Some degree of Taliban metamorphosis towards peace and their incorporation in the political fold could bring about peace in near future. Much would depend on some lasting rationalisation of their volatile political dispensation. Their sustained transformation towards progression would mean long term peace in Afghanistan. In such event, the other potential of that barren country could be cultivated and enhanced regional and trans-regional prospects explored.
In a peace situation, Afghans can utilise the advantage of their geographical centrality among the regions of South Asia, Central Asia and the Middle East. The country can become a trans-regional communication hub connecting countries of all these regions including western China. Central Asian states can also access sea and use ports like Karachi, Gwadar, through Pakistan and Afghanistan. Afghanistan can also connect energy starving south Asia to central Asian oil and gas pipeline. This may well expand as far as Siberia, the energy depository of one of world’s leading energy extractor Russia. A peaceful Afghanistan could also be a tourist destination with all its historical places, its ethnic and Pashtun culture.
A peaceful and stable Afghanistan is vital for Pakistan’s stability. Cross-border mobility between these two countries is an old practice and therefore Afghan troubles easily seep into Pakistan. There is the presence of Pashtun tribes in Khyber-Pakhtunkhwa or the erstwhile North Western Frontier Province and also a large number of ethnic Pashtun elsewhere in Karachi and to a lesser number in other parts. Apart from that, there are, all over Pakistan, Taliban-al-Qaeda sympathizers and those who get inspiration from Taliban-Al Qaida, mostly Sunni fanatics are linked to them materially. Despite their absence or poor performance in the mainstream politics, these groups appear to hold Pakistani state captive with extreme tools like terrorist bombings, targeted shooting, suicide bombings, etc. Although the Afghan Taliban were created through ISI patronage and there are still inside sympathisers in Pakistani security and intelligence agencies, their relation with Pakistani establishments soured a lot with Pakistan tacitly siding with the US led alliance in this Afghan war. The Taliban-al-Qaeda resurgence in Afghanistan would simply invigorate these elements who are already in a kind of conflict with Pakistani state. In a worst case scenario, if Afghanistan falls into Taliban hands again, then it might well turn into a state sponsored terrorist hub for the second time. A radical Sunni theocracy would surely send jubilant signals to all their comrades in all directions.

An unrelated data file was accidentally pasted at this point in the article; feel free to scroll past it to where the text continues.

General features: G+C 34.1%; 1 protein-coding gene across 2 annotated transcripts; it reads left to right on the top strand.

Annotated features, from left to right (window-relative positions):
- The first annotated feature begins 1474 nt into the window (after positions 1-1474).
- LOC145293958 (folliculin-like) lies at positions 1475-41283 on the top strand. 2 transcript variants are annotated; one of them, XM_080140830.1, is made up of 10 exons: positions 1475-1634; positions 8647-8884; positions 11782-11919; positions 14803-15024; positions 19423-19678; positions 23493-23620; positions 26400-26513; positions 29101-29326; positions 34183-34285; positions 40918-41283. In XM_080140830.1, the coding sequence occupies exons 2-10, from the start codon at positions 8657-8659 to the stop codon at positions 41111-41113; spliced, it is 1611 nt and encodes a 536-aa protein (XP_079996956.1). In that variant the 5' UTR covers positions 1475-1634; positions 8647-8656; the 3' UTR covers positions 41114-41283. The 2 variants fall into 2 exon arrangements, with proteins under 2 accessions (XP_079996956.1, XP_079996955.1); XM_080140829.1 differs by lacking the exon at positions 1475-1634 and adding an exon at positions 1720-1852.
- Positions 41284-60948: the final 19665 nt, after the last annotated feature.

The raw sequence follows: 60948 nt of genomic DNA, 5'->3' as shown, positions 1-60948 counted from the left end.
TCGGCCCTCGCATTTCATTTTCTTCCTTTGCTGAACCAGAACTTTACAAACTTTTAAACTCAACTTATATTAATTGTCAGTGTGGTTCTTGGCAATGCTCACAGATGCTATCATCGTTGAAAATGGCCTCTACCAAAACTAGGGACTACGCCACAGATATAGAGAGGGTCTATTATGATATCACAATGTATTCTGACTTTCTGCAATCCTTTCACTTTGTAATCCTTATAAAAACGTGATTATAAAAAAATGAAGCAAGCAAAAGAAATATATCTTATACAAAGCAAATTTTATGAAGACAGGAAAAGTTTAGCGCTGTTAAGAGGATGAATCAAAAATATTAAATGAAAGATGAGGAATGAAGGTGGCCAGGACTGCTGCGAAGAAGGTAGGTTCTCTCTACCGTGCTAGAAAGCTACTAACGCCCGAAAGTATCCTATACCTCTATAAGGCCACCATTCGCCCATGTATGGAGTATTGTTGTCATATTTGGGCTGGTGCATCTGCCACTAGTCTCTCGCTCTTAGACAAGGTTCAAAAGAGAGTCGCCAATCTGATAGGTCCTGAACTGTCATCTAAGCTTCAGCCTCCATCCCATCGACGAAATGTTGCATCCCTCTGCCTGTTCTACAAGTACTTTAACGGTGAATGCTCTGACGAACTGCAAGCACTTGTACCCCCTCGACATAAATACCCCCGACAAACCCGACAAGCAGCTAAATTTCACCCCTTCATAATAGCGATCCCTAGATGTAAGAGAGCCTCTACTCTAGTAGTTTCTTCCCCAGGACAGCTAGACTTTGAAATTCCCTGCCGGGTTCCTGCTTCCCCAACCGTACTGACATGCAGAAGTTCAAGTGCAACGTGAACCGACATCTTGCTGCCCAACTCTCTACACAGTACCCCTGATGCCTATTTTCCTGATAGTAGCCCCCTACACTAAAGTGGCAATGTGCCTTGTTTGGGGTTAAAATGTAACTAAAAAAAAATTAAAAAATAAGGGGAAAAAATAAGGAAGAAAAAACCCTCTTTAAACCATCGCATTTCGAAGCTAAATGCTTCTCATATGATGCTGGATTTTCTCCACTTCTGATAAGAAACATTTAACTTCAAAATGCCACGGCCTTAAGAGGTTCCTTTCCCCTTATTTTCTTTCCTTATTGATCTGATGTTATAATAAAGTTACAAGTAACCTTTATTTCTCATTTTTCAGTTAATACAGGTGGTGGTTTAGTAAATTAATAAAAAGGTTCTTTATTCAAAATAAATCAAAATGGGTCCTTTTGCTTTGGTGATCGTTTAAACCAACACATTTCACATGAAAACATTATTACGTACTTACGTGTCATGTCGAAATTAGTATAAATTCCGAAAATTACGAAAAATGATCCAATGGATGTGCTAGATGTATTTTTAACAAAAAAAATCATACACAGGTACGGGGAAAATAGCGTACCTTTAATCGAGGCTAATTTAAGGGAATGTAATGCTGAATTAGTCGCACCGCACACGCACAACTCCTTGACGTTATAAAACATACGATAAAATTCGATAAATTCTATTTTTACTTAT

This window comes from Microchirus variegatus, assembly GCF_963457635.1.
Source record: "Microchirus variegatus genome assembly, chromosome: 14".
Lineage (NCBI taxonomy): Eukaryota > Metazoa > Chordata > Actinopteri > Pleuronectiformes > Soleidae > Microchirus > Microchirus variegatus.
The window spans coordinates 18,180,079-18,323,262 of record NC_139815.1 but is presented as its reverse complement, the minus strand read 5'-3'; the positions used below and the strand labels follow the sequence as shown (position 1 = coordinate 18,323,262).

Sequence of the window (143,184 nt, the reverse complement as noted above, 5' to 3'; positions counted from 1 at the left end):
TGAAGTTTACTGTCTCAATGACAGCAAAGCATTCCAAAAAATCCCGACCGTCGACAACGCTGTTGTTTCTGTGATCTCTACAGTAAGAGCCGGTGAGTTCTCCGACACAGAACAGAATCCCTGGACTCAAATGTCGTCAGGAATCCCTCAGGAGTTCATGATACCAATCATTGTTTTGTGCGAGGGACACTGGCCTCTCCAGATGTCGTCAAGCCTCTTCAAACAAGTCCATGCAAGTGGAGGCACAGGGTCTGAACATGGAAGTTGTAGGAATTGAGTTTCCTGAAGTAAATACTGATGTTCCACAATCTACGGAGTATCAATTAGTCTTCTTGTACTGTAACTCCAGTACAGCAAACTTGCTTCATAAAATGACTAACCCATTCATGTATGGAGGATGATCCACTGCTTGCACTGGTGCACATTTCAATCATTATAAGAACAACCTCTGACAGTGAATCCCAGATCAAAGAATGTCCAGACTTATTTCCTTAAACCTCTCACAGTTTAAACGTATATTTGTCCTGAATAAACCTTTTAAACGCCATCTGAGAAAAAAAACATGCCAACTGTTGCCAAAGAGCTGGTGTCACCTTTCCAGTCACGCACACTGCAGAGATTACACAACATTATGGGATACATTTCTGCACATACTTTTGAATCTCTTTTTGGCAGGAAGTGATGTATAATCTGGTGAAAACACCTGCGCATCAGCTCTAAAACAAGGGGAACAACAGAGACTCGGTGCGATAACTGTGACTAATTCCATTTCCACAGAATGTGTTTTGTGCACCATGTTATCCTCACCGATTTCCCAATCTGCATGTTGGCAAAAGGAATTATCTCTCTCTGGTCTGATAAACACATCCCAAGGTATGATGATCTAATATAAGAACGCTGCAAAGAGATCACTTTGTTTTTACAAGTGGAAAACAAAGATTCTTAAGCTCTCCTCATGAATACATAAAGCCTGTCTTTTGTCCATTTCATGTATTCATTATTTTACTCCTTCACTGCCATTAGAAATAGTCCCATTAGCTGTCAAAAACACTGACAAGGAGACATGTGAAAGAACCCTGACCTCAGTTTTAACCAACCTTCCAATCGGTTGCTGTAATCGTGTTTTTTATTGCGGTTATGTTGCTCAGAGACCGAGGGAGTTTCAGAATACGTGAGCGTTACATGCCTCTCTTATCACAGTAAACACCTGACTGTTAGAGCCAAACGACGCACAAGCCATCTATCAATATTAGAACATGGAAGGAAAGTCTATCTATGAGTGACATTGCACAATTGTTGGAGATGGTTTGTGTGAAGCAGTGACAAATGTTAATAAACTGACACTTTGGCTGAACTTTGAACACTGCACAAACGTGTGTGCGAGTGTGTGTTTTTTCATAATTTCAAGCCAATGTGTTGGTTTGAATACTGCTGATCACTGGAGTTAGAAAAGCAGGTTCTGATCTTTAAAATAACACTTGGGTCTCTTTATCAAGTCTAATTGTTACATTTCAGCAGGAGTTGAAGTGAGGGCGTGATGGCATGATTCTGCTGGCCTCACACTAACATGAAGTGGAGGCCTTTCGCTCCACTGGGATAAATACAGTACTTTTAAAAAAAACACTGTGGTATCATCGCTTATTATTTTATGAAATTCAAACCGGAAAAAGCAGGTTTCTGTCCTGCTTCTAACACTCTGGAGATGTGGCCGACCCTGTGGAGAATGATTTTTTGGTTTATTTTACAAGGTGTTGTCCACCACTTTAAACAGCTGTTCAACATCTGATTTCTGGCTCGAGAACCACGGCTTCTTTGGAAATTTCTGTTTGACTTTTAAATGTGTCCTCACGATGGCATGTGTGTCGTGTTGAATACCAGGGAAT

Central Asian republics have had armed Islamist attempts in recent past which they successfully stamped down. Taliban recovery as a potent force or their rise to power has all the potential to initiate instability in the north as well. There are persistent indications that Islamist Kashmiri insurgents and other extremist Islamist elements of India are also loosely connected to the Taliban element including obtaining of material support. India is the home of second largest Muslim population in the world. Moderation among all the religious, ethnic and caste groups in India is vital for their subtle harmony to work and to safeguard minority. Radical activities only stir up trouble and conflict.